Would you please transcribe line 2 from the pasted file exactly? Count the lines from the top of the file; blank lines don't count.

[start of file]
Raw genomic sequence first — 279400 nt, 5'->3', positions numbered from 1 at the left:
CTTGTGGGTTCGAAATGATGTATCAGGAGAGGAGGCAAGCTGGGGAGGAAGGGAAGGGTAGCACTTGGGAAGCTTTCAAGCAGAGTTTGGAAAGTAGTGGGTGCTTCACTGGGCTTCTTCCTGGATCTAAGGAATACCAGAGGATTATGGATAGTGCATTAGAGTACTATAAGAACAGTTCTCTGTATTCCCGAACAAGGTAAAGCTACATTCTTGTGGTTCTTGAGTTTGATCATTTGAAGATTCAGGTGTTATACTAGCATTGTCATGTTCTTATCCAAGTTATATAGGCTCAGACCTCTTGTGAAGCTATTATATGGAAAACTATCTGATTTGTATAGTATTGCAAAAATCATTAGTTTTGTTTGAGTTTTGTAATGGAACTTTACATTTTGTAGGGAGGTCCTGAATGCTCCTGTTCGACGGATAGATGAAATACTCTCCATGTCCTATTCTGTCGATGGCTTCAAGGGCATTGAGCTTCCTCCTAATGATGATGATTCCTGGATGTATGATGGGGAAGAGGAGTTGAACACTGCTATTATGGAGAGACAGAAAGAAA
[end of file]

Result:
CTTGTGGGTTCGAAATGATGTATCAGGAGAGGAGGCAAGCTGGGGAGGAAGGGAAGGGTAGCACTTGGGAAGCTTTCAAGCAGAGTTTGGAAAGTAGTGGGTGCTTCACTGGGCTTCTTCCTGGATCTAAGGAATACCAGAGGATTATGGATAGTGCATTAGAGTACTATAAGAACAGTTCTCTGTATTCCCGAACAAGGTAAAGCTACATTCTTGTGGTTCTTGAGTTTGATCATTTGAAGATTCAGGTGTTATACTAGCATTGTCATGTTCTTATCCAAGTTATATAGGCTCAGACCTCTTGTGAAGCTATTATATGGAAAACTATCTGATTTGTATAGTATTGCAAAAATCATTAGTTTTGTTTGAGTTTTGTAATGGAACTTTACATTTTGTAGGGAGGTCCTGAATGCTCCTGTTCGACGGATAGATGAAATACTCTCCATGTCCTATTCTGTCGATGGCTTCAAGGGCATTGAGCTTCCTCCTAATGATGATGATTCCTGGATGTATGATGGGGAAGAGGAGTTGAACACTGCTATTATGGAGAGACAGAAAGAAA